Trees

I was taken aback the other day when my youngest, a baseball player, responded to a question about the World Series. The Houston Astros had just won the ultimate baseball prize, and in the process, gave their ravaged city something to center on, a respite in the city’s recovery process even if only for a few hours. He said, “Dad, no one talks about the World Series at school.”

In Canada you don skates as soon as you can walk steadily. In most of the world, it’s fútbol anywhere that resembles open space. In the US, it once was about the glove and the thrill of catch. I still recall the pure joy and the sound of the chase. Eyes wide open, sweat glistening, and the roar of speed in your ears as you tracked a sphere across the summer sky. The sweet feel of a well struck ball. The ambivalence of grass stains on your school clothes on the way home for dinner.

Baseball, to me, was more than a sport. It was a ritual unparalleled in diverse experiences. It was never boring dreaming of when the ball would be hit to you or imagining your next at bat. Baseball was always bigger and boundless whether on the field or chomping on the thing they called “gum” courtesy of your newest pack of baseball cards. Jaws aching, through the slurping, the roll emerged: “Got em, need em, got em, got em, need em…”

Over the next few posts, I will offer some baseball memories that are really, now, just pictures of a living….

Trees

It may seem odd that one of the brightest memories of my youth in New York City involves trees. Big trees, as I remember, in Bronx Park, a stark contrast to the towering brick buildings surrounding my concrete playground. On the occasions when my father announced this savored trip, I would run and get my glove and bat. No need to grab my baseball cap because it was always on my head.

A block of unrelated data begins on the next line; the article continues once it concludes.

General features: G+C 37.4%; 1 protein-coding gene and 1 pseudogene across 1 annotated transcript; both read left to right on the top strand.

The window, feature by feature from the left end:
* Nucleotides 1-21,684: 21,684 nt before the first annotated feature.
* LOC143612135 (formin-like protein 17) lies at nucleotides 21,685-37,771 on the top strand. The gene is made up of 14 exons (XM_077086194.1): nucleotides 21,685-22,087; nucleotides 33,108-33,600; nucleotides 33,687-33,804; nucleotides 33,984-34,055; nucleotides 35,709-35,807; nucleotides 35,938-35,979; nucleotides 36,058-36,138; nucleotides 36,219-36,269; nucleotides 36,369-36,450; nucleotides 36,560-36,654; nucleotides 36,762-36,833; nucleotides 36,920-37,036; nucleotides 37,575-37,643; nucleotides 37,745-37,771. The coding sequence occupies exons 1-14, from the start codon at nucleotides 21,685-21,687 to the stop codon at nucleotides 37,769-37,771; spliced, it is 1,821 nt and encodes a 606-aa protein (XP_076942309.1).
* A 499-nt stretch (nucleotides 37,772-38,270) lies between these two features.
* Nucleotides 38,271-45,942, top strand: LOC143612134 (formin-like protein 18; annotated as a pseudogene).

Entering the park felt like plugging me into a circuit. My body quivered electric and I soaked up the view of the grassy open spaces which I imagined as Shea or Yankee Stadium. It all depended on who I was that day. One day I was Tom “Terrific” Seaver, another day Mickey Mantle.

The highlights unfolded when I stepped up to the plate, a sturdy deciduous catcher standing tall behind me to receive my Dad’s pitches. I would look out passed him to the high stone wall that separated the park from the city street. As a little guy of 6 or 7 years of age, that wall loomed as high as the Facade of old Yankee Stadium, and as deep as the monuments where Ruth, Gehrig, and Huggins awaited shots hit over 450 feet.  I envisioned launching one out into the street and trotting around the bases.

It didn’t matter that the home run never happened. It didn’t matter that my hands rang painfully each time the baseball met my wooden bat. All that mattered was being in the box, taking hacks like a big-leaguer. And my father pitching.

The trips to the park stopped as my Dad took a new job and we moved out towards Yonkers. The child’s view is still in my head and I never saw the place as an adult. The memories roll, and my father is young, and he smiles when I make contact. The ball rolls out into the field towards the monuments and I imagine a young Mantle scooping it up, holding me to a single. The trees rise into the sky and hint of a world outside the city. The smell of grass is louder than the traffic on the street beyond the wall. The desire to touch the space of my heroes full enough to carry on to the next generation.

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About Dr. John Panepinto

Direction. Execution. Evolution. Each day can be an expression of living with purpose and focusing on what matters most. My sites share this theme of vision, living in our most important roles and responsibilities from imagination and creativity in a simple, practical way. I am committed to educating and serving, founded in principles of development, that people can use and practice in their every day lives.